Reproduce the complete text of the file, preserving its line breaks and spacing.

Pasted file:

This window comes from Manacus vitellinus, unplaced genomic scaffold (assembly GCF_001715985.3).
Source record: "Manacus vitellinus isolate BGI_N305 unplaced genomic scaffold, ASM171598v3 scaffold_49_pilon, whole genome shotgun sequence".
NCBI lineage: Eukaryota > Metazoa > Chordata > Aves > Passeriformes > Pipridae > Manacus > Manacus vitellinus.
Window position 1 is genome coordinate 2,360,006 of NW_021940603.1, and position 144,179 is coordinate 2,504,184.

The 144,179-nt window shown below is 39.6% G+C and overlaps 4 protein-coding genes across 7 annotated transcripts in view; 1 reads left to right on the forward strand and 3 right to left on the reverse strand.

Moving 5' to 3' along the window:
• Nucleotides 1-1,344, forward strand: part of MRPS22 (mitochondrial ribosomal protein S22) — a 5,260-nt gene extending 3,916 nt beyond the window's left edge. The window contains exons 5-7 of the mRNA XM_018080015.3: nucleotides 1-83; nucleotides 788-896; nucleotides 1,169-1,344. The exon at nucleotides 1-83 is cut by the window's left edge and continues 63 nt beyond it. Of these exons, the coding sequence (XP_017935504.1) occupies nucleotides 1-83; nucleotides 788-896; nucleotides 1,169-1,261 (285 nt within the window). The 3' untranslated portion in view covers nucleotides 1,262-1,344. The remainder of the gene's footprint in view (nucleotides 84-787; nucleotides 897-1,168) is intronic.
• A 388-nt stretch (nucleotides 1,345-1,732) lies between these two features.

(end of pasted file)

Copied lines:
This window comes from Manacus vitellinus, unplaced genomic scaffold (assembly GCF_001715985.3).
Source record: "Manacus vitellinus isolate BGI_N305 unplaced genomic scaffold, ASM171598v3 scaffold_49_pilon, whole genome shotgun sequence".
NCBI lineage: Eukaryota > Metazoa > Chordata > Aves > Passeriformes > Pipridae > Manacus > Manacus vitellinus.
Window position 1 is genome coordinate 2,360,006 of NW_021940603.1, and position 144,179 is coordinate 2,504,184.

The 144,179-nt window shown below is 39.6% G+C and overlaps 4 protein-coding genes across 7 annotated transcripts in view; 1 reads left to right on the forward strand and 3 right to left on the reverse strand.

Moving 5' to 3' along the window:
• Nucleotides 1-1,344, forward strand: part of MRPS22 (mitochondrial ribosomal protein S22) — a 5,260-nt gene extending 3,916 nt beyond the window's left edge. The window contains exons 5-7 of the mRNA XM_018080015.3: nucleotides 1-83; nucleotides 788-896; nucleotides 1,169-1,344. The exon at nucleotides 1-83 is cut by the window's left edge and continues 63 nt beyond it. Of these exons, the coding sequence (XP_017935504.1) occupies nucleotides 1-83; nucleotides 788-896; nucleotides 1,169-1,261 (285 nt within the window). The 3' untranslated portion in view covers nucleotides 1,262-1,344. The remainder of the gene's footprint in view (nucleotides 84-787; nucleotides 897-1,168) is intronic.
• A 388-nt stretch (nucleotides 1,345-1,732) lies between these two features.